Darth Vader had not been destined to be Luke’s father when the first film was made. This introduced the first of many contradictions in the continuity of the series. It’s also the main crux of my argument, here.

From the beginning, Star Wars has always been a crapshoot. The first movie was supposed to be another movie entirely. The second movie morphed the series into a trilogy. The third movie, as far as I know, was supposed to end the trilogy.

Also, as far as I know, there was no grand plan of doing three prequels to the original trilogy. Insert your “Spaceballs: The Search for More Money” joke here. It should be said that Lucas claims he always wanted to do the prequel trilogy, however.

Whatever the truth is, the prequel movies were made, and the nerds rejoiced. Again, I enjoyed all three movies, though many swear they were terrible. Both sides are right.

The prequel trilogy showed a level of writing not seen in the first three movies. The plots and storylines were much more polished and coherent. It was evident that careful thought and planning had gone into the over-arching story that bound not only the three movies, but the prequel trilogy to the original triology.

My main beef with the prequels is twofold. Firstly, while the writing is cohesive, it is also emotionally flat. George Lucas has come a long way in his writing, but handles emotion with all the grace and nuance of a mentally deficient refrigerator.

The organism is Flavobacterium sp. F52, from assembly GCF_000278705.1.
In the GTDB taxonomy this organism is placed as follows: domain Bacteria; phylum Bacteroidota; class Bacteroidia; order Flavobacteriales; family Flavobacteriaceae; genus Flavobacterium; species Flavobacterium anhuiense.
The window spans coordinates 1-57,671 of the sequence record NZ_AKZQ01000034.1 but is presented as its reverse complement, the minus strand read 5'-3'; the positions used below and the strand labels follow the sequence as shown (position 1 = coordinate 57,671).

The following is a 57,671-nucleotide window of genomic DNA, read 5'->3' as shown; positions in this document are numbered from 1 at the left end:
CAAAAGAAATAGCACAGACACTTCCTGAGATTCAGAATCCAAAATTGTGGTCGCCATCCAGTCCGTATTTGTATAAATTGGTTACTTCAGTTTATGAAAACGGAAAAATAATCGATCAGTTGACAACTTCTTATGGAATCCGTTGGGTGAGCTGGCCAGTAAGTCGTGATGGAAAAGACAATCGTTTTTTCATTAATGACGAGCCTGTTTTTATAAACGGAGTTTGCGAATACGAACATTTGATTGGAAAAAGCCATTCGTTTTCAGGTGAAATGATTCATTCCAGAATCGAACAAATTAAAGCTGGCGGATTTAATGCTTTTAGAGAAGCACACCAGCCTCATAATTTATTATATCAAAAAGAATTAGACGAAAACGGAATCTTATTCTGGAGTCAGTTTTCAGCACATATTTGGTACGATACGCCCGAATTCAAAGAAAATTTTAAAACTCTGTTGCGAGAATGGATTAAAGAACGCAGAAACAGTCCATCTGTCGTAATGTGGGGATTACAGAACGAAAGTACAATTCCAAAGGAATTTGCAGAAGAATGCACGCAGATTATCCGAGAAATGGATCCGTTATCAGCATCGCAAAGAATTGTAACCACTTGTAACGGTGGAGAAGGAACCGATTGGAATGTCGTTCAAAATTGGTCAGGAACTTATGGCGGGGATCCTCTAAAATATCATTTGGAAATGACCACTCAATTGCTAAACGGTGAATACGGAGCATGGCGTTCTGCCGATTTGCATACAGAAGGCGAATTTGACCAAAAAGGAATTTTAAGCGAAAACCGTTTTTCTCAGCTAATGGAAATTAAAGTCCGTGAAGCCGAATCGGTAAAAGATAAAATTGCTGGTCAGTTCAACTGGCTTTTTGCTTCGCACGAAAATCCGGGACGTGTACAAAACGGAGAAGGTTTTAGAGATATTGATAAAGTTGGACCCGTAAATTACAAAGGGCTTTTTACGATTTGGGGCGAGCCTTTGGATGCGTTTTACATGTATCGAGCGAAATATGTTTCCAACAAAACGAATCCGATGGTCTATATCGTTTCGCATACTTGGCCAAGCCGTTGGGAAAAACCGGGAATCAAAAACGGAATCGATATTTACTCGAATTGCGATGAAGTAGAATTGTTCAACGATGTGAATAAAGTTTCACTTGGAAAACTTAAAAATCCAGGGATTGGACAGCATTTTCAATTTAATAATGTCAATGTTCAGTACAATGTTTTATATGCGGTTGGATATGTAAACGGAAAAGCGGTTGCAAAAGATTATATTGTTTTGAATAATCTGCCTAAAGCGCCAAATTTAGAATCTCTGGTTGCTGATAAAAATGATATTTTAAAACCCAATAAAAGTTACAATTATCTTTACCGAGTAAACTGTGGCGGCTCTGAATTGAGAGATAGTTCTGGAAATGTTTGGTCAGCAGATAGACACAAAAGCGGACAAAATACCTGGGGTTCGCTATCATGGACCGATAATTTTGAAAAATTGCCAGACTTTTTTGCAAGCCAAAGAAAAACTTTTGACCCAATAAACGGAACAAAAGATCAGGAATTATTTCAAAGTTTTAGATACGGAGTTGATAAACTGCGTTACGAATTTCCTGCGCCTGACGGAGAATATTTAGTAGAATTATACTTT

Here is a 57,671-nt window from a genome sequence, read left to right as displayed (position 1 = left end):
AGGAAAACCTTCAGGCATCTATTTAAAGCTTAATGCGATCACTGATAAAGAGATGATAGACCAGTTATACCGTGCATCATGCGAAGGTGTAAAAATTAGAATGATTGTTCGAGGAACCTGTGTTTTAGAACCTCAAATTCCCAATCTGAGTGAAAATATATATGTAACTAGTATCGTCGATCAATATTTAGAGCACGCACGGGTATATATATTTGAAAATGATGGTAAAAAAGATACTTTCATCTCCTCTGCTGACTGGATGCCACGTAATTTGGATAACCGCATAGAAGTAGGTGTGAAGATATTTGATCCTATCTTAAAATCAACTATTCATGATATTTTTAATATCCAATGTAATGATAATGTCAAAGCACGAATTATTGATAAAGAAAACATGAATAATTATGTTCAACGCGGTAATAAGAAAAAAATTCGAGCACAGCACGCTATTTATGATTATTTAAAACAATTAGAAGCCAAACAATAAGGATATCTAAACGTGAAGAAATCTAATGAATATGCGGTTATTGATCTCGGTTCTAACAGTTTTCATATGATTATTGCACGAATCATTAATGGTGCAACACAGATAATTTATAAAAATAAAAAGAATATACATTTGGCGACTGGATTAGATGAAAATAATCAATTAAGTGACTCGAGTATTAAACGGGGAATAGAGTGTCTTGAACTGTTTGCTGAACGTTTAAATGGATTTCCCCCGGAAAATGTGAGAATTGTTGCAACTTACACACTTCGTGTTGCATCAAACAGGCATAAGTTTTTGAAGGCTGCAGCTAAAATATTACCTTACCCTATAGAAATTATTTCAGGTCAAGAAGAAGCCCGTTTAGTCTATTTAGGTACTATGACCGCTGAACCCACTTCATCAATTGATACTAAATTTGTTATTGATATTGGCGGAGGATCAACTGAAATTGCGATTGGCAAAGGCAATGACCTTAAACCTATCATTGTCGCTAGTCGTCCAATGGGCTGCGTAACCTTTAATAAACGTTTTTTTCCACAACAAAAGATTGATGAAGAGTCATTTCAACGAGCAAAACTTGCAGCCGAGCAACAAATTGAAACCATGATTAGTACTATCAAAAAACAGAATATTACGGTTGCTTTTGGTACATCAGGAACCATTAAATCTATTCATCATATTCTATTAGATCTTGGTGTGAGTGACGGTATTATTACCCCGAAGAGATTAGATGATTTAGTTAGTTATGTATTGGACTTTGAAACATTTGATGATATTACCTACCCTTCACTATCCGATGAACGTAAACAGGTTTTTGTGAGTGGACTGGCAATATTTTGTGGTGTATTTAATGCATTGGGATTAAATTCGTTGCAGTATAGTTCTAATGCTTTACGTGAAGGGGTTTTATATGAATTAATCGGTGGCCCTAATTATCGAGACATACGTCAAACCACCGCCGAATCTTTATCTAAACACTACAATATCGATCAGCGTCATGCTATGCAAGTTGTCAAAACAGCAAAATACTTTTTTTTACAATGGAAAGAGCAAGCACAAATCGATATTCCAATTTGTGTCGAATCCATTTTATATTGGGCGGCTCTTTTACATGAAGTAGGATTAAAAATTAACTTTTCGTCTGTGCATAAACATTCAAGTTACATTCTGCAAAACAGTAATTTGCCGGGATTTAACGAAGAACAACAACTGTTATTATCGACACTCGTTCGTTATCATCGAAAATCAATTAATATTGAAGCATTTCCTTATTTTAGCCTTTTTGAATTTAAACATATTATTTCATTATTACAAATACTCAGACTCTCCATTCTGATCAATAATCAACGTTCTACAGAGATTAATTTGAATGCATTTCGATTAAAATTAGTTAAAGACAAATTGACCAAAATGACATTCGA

The other major problem with the prequels was that the story they had to tell was set in stone, and had to be spread out across three movies. This problem can be seen the most in the first movie, which feels like it could be simplified to “pod racing and baffling good luck.” While The Phantom Menace does a good job of setting up the rest of the trilogy, it meanders relentlessly on its way there.

That brings us to the sequel trilogy. I can honestly understand at this point why George Lucas didn’t have much interest in doing the “final” trilogy. These movies, thus far, epitomize everything that’s wrong with Hollywood today.

There is no clear outline for this trilogy. It is literally being hammered out as they go along. The first movie was a total and complete send-up of the original Star Wars film. Kylo Ren is Darth Vader, rebels are trying to bring down the establishment, Starkiller Base is the Death Star, a lot of time is spent on a desert planet, etc.